Sustainable Growth Rate Definition
The sustainable growth rate (SGR) is a company’s maximum growth rate in sales using internal financial resources and without having to increase debt or issue new equity.
Sustainable Growth Rate Explained
Companies who plan ahead and maintain sustainable growth rates will circumvent unprofitable growth. Managing the growth rate is critical so that companies can avoid straining financial resources and overextending their financial leverage. Rapid growth and increased sales are dependent on financial resources. To improve sales in sustainable growth, a firm will need new assets, which can be financed through an increase in owners’ equity (retained earnings).
If a company plans to increase the SGR without issuing new equity or borrowing additional financial resources, it should increase the profit margin, asset turnover ratio, assets to equity ratio, or retention rate. Using the return on equity and dividend payout ratio, the SGR enables firms to forecast future equity and develop optimal growth rates.
Sustainable Growth Rate Formula 1
The sustainable growth rate can be calculated using two equations. Using the Return on Equity and dividend-payout ratio, below is the SGR formula:
SGR = (1-d) x ROE
Sustainable Growth Rate Formula 2
The second equation to calculate the sustainable growth rate is to multiply the four variables for profit margin, asset turnover ratio, assets to equity ratio, and retention rate:
SGR = PRAT
P is the Profit Margin (net profit divided by revenue). R is the Retention Rate (1 minus the dividend payout ratio). A is the Asset Turnover Ratio (sales revenue divided by total assets). T is the Assets-to-Equity Ratio (total assets divided by shareholders’ equity).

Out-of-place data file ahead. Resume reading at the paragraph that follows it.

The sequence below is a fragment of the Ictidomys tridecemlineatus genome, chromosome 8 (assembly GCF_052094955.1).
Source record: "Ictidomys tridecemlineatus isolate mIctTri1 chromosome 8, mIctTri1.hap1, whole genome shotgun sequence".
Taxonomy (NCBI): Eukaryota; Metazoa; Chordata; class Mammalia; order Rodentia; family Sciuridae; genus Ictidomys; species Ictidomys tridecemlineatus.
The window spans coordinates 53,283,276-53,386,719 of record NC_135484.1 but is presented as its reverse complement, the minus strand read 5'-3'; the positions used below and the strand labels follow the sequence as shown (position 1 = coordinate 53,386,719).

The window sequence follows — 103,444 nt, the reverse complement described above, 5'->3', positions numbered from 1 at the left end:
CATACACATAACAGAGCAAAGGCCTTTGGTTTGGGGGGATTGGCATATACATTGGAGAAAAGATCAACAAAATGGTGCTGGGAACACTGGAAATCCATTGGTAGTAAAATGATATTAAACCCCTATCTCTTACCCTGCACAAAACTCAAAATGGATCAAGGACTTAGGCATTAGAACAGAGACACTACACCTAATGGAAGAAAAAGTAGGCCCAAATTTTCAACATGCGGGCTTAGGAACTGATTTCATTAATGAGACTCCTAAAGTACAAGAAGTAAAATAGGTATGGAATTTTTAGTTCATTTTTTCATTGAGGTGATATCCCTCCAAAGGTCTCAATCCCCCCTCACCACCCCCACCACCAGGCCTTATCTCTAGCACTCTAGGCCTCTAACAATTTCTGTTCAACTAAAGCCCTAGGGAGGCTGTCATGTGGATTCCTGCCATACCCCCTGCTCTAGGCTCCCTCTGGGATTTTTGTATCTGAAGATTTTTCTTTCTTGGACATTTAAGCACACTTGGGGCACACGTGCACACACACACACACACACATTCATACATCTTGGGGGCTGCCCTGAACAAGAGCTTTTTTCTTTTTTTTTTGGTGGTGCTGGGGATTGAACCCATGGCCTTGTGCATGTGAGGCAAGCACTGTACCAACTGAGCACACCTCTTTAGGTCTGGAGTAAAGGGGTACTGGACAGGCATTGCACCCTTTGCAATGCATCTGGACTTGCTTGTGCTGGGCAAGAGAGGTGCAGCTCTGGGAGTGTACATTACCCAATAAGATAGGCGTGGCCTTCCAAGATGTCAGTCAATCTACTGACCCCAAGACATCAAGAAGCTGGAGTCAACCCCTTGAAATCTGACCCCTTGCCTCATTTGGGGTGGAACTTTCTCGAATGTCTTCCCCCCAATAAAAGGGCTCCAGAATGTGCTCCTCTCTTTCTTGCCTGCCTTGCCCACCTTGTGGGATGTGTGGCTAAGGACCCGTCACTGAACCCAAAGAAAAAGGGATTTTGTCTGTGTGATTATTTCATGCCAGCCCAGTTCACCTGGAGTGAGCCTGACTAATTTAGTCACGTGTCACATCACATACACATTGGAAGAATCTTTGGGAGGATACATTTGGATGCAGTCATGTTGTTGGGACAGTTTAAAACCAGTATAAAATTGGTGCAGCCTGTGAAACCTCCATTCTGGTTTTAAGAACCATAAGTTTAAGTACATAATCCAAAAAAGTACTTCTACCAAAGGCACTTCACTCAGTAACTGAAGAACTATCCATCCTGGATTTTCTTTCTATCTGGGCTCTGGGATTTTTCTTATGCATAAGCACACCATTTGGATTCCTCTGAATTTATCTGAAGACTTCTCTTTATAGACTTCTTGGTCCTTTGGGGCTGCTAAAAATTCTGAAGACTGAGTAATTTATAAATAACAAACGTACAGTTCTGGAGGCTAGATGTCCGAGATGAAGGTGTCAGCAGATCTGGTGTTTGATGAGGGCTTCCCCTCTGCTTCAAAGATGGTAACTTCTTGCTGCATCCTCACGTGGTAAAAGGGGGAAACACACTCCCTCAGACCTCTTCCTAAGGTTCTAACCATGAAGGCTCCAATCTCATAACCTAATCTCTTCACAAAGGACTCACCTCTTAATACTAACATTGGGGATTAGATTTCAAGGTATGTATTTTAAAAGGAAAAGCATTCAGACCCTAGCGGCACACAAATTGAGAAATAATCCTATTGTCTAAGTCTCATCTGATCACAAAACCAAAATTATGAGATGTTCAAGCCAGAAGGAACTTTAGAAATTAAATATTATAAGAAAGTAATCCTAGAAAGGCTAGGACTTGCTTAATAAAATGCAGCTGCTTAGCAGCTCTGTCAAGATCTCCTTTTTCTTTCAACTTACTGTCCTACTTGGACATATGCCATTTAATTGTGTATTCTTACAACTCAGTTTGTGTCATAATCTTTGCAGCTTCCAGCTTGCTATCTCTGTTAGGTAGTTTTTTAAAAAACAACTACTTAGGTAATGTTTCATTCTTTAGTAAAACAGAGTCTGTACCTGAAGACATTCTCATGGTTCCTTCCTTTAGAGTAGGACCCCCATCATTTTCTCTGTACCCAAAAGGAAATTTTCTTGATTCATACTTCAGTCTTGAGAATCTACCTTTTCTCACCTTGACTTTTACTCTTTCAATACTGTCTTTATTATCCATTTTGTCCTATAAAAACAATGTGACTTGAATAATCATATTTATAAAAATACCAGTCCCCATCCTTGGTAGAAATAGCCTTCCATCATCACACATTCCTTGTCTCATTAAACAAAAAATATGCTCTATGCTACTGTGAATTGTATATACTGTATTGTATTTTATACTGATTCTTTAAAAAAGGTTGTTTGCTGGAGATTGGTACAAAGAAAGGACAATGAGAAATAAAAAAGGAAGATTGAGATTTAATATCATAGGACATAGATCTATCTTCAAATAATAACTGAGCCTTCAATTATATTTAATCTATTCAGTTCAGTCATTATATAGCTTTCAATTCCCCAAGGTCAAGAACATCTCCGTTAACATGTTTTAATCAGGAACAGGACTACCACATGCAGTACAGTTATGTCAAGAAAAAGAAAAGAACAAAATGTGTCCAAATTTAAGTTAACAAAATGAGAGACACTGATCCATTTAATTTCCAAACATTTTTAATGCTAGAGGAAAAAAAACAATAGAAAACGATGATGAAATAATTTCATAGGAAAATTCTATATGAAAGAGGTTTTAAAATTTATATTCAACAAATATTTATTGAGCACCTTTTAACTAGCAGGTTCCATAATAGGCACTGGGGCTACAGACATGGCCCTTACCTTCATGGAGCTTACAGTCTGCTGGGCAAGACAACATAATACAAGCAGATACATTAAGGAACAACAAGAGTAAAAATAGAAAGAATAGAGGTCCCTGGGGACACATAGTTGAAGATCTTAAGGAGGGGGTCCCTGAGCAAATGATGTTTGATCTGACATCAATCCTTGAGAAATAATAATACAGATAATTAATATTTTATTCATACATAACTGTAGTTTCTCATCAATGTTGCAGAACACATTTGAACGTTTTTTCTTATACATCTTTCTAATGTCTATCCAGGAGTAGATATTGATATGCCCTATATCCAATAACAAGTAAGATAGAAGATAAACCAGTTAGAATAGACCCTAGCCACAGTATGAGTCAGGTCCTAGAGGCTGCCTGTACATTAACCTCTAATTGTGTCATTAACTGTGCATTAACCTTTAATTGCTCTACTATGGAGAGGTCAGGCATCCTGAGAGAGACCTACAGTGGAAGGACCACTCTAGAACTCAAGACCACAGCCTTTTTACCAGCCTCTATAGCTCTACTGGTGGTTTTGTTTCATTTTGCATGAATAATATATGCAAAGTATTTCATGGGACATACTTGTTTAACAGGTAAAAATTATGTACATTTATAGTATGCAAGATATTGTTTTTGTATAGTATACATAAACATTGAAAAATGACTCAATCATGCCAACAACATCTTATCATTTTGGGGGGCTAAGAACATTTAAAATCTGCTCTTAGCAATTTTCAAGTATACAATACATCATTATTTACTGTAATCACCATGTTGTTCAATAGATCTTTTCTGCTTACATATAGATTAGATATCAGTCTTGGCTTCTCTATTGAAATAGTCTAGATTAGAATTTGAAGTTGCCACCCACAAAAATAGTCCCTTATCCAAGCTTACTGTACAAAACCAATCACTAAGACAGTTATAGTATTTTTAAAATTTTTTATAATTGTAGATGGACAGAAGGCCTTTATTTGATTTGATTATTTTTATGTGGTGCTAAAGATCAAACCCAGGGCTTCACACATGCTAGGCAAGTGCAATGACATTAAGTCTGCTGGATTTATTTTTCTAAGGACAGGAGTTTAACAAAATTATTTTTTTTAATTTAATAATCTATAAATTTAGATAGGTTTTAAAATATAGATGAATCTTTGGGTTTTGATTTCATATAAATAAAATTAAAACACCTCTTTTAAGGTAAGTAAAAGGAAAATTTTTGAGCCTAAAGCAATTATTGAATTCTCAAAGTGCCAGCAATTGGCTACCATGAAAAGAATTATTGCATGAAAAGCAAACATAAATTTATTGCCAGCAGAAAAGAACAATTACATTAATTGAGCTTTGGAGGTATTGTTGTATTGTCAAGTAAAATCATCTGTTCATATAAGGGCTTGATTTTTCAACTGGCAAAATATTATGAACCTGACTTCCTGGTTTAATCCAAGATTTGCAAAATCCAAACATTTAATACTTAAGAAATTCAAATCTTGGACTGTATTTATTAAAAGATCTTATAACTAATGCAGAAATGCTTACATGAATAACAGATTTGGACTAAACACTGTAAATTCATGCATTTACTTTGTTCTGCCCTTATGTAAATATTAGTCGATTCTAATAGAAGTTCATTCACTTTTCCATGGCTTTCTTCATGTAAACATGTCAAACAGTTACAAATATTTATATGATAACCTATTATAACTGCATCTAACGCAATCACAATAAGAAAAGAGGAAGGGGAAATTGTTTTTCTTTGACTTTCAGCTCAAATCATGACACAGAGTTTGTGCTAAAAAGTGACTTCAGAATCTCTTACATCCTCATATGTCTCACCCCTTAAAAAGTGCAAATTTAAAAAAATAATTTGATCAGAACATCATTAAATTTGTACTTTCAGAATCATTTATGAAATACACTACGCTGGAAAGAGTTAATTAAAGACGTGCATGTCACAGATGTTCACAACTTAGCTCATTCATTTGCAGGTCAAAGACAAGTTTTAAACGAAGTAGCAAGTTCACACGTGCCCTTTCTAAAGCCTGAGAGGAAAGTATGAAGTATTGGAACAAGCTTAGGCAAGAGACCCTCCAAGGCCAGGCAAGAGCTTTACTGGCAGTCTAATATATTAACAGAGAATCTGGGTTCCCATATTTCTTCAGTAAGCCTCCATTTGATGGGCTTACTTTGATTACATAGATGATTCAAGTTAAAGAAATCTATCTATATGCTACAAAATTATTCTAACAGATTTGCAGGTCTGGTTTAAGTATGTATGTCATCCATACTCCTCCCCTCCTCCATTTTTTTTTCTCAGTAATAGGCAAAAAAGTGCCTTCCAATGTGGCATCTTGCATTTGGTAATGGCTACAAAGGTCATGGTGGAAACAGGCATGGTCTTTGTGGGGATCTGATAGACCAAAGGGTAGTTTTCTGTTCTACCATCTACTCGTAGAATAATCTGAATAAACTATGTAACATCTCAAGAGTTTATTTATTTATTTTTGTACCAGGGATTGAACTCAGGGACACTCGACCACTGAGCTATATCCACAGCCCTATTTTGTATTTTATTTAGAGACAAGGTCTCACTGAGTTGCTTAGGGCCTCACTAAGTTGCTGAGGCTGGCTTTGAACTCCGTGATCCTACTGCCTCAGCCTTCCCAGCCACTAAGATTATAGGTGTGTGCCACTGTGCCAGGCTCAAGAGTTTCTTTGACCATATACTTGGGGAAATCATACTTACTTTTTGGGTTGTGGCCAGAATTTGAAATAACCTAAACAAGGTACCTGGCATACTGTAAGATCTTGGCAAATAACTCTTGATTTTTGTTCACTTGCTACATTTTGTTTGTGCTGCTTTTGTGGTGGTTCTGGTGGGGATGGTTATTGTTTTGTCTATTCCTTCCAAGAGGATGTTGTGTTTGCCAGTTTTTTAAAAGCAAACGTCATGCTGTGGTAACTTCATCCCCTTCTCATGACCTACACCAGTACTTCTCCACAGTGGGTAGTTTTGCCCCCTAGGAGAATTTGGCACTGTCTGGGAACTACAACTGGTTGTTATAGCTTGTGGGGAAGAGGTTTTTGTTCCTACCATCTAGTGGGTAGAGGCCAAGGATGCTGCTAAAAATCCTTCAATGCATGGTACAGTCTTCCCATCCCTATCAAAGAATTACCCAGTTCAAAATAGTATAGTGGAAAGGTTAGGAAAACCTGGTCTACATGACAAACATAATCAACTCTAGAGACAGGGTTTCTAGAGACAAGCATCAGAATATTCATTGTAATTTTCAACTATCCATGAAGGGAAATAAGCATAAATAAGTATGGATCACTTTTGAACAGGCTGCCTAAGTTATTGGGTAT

Sustainable Growth Rate Example
What is the sustainable growth rate for a company with Shareholder’s Equity of $400 and net income of $100? $40 of the net income will be reinvested as dividends.
ROE = net income divided by shareholders’ equity = 100/400 = 25% or .25
Dividend-payout-ratio = dividends divided by net income = 40/100 = 40% or .40
SGR = (1-d) x ROE = (1-.4) x .25 = 15% or .15
From this example, the SGR works out to be 15%. The SGR is calculated by multiplying one minus the dividend-payout-ratio by the return on equity. A SGR of 15% indicates that the company can increase future earnings and sales up to 15% annually without having to borrow more funds or issue new equity. Learn other ways to increase the value (and cash flow) of your company by downloading the free 25 Ways to Improve Cash Flow whitepaper.
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